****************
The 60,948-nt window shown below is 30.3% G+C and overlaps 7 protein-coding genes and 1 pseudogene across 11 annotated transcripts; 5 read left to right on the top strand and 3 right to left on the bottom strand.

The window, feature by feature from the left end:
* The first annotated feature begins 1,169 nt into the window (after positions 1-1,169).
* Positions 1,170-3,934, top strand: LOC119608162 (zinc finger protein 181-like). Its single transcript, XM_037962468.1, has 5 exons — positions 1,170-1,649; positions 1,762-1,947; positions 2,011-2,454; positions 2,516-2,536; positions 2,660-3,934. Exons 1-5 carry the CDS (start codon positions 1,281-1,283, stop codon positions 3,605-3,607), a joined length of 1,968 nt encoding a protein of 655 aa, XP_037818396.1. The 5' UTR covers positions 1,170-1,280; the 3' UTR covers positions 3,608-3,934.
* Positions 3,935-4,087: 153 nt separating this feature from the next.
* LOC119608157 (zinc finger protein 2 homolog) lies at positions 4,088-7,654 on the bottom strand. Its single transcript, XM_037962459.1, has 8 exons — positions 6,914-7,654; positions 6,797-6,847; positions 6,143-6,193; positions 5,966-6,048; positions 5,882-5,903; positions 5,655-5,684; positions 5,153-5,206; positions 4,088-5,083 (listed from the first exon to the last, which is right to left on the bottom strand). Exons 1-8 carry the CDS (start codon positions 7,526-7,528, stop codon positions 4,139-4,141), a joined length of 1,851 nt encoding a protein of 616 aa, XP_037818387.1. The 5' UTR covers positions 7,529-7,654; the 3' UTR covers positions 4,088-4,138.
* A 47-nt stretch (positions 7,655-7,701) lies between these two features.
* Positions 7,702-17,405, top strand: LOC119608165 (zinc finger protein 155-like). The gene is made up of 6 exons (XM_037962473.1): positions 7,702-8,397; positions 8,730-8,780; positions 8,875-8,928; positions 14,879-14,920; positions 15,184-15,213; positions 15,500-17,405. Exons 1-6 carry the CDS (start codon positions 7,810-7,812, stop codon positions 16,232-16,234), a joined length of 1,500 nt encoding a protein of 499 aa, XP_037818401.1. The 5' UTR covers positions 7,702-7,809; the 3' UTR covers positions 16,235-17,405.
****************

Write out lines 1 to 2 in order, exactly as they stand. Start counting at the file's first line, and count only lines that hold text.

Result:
The 60,948-nt window shown below is 30.3% G+C and overlaps 7 protein-coding genes and 1 pseudogene across 11 annotated transcripts; 5 read left to right on the top strand and 3 right to left on the bottom strand.

The window, feature by feature from the left end: